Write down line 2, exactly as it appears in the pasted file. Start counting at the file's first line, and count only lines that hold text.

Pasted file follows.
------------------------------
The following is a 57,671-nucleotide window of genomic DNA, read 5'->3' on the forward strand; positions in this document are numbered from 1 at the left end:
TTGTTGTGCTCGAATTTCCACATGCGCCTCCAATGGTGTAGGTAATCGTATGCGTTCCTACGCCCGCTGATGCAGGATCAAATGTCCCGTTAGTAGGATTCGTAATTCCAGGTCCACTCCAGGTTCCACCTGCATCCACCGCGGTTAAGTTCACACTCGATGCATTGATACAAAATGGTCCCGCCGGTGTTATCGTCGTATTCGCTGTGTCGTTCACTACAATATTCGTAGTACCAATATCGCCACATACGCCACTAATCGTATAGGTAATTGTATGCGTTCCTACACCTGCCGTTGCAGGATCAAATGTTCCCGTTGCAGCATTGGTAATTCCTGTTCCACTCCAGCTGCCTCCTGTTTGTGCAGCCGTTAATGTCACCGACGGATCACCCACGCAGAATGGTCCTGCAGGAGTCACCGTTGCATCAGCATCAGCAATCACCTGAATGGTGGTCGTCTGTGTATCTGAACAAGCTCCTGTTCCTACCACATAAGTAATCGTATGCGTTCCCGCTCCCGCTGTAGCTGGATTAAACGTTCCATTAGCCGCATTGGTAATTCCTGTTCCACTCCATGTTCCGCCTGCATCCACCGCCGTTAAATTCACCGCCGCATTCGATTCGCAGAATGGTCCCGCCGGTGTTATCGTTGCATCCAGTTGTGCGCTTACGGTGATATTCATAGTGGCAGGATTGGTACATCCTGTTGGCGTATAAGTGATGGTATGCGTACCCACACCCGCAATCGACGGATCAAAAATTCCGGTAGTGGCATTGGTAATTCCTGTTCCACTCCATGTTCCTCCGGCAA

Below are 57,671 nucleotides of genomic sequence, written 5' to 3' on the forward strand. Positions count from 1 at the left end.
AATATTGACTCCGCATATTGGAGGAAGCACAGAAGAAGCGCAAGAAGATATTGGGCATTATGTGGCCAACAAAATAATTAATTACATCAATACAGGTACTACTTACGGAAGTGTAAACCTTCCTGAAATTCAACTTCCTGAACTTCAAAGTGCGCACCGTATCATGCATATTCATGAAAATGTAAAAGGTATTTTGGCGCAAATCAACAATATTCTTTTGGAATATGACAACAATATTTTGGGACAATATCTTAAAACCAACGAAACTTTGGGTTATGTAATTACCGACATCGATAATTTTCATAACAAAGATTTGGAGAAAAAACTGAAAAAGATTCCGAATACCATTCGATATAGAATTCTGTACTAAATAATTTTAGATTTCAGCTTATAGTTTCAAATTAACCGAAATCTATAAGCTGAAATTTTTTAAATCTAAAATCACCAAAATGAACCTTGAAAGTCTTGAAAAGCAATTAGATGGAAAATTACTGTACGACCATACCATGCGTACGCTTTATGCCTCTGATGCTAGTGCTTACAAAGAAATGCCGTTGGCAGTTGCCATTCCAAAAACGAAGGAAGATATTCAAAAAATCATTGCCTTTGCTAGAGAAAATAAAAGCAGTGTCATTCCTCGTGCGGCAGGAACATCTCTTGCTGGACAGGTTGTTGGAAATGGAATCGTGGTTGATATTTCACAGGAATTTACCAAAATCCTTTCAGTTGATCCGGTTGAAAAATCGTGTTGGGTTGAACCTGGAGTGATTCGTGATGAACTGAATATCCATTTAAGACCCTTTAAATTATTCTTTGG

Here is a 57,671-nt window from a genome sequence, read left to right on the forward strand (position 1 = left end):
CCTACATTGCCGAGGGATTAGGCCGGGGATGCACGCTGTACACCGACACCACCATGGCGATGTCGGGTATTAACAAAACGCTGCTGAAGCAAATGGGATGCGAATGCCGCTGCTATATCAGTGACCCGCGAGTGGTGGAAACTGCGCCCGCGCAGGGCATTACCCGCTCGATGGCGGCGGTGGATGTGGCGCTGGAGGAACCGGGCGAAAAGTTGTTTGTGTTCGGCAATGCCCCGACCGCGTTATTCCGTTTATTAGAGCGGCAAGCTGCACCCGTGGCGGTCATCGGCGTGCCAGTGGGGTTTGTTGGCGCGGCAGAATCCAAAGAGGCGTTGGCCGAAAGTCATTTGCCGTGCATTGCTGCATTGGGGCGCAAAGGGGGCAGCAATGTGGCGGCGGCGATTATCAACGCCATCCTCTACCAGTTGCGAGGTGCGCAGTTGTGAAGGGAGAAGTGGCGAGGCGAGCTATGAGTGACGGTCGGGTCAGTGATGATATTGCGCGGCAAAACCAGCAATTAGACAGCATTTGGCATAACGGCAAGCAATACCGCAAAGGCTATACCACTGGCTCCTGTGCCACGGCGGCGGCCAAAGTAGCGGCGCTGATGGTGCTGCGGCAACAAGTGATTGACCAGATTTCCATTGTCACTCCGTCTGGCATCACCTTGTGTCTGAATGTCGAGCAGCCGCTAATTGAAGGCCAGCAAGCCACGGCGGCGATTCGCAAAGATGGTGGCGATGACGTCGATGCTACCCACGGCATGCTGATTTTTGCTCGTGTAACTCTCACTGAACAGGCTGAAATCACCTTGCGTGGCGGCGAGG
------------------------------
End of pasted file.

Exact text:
TTGTTGTGCTCGAATTTCCACATGCGCCTCCAATGGTGTAGGTAATCGTATGCGTTCCTACGCCCGCTGATGCAGGATCAAATGTCCCGTTAGTAGGATTCGTAATTCCAGGTCCACTCCAGGTTCCACCTGCATCCACCGCGGTTAAGTTCACACTCGATGCATTGATACAAAATGGTCCCGCCGGTGTTATCGTCGTATTCGCTGTGTCGTTCACTACAATATTCGTAGTACCAATATCGCCACATACGCCACTAATCGTATAGGTAATTGTATGCGTTCCTACACCTGCCGTTGCAGGATCAAATGTTCCCGTTGCAGCATTGGTAATTCCTGTTCCACTCCAGCTGCCTCCTGTTTGTGCAGCCGTTAATGTCACCGACGGATCACCCACGCAGAATGGTCCTGCAGGAGTCACCGTTGCATCAGCATCAGCAATCACCTGAATGGTGGTCGTCTGTGTATCTGAACAAGCTCCTGTTCCTACCACATAAGTAATCGTATGCGTTCCCGCTCCCGCTGTAGCTGGATTAAACGTTCCATTAGCCGCATTGGTAATTCCTGTTCCACTCCATGTTCCGCCTGCATCCACCGCCGTTAAATTCACCGCCGCATTCGATTCGCAGAATGGTCCCGCCGGTGTTATCGTTGCATCCAGTTGTGCGCTTACGGTGATATTCATAGTGGCAGGATTGGTACATCCTGTTGGCGTATAAGTGATGGTATGCGTACCCACACCCGCAATCGACGGATCAAAAATTCCGGTAGTGGCATTGGTAATTCCTGTTCCACTCCATGTTCCTCCGGCAA